California State Polytechnic University, Pomona has a diverse student population. (See the Institutional Research and Planning's Student Statistical Reports.) This web site has been developed to help the campus community more accurately pronounce some common Asian first and last names.
Native speakers who were/are Cal Poly Pomona students provided all sound samples (in .wav format) for Cambodian, Cantonese, Mandarin, Filipino, Indonesian, Japanese, Korean, Thai, and Vietnamese names.
Explore Names by Language: Helpful hints, phonetic pronunciations, and/or sound samples spoken by native speakers
Questions, comments, or suggestions? Please send us feedback!
Malaysian Names Pronunciation Guide
from Lincoln University, Canterbury, New Zealand
Wikipedia has articles on naming conventions in many languages not covered here (although not much information on pronunciation):
This project began in Spring 1998 and was updated during Summer 2000. We will continue developing it as time and resources permit. It's far from finished and hardly perfect, but we hope that it helps! This site was developed by Dr. Susan Kullmann, former Interim Director of Instructional & Information Technology Learning, and 1997-1998 student technology consultants Jing Chin and Sam Tran; originally, it included the Cambodian, Cantonese, Chinese/Mandarin, Filipino, and Vietnamese name pronunciation guides. During Summer 2000, student technology assistant Keiko Suzuki and Dr. Kullmann updated the site to include Indonesian, Japanese, Korean and Thai name pronunciation guides. Thanks to the campus Office of Diversity and Compliance and The International Center for their support of this project.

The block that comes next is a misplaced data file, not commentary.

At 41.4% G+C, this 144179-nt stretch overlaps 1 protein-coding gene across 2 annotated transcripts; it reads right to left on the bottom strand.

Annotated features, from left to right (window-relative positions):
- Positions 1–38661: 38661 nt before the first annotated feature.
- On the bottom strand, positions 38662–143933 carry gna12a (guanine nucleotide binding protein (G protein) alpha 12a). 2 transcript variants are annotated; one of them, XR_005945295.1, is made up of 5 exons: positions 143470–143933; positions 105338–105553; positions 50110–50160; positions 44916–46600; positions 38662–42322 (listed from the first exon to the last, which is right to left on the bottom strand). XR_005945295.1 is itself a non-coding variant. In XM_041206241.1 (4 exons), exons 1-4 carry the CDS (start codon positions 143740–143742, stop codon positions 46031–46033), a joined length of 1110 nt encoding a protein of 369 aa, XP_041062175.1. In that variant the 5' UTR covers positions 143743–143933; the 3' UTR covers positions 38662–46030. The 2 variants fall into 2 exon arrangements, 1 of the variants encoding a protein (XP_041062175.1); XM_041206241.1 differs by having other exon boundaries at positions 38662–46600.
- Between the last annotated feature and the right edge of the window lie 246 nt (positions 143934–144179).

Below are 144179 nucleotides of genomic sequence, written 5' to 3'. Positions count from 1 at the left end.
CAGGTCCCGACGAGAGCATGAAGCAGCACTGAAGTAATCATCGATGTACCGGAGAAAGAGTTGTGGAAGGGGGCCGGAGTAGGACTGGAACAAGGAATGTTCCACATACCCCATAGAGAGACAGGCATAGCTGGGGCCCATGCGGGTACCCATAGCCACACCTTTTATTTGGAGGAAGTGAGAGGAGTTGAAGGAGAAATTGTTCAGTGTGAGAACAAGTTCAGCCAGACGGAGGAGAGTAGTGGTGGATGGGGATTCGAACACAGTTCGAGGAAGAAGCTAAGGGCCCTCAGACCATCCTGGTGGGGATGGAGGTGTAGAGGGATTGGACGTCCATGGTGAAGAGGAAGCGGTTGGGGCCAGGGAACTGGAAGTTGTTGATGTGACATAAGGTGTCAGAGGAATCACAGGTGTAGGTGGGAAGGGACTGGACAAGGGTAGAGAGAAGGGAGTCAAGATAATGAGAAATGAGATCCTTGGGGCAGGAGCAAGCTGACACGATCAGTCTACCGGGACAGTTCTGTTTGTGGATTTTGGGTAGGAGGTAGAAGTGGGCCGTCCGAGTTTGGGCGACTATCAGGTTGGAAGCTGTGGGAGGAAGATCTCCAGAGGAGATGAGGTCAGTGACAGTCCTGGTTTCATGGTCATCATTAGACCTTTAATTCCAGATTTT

This page once prominently displayed the flags of many of the countries where these languages are spoken. We have removed them: Countries are not languages. Each of the countries that once had flags on this page has minority language communities, and the languages that we cover are minority, and in some cases majority, languages in many other regions, including here in southern California. Knowing the language of a person's name tells nothing about that person's national allegiances, and we do not want to imply otherwise.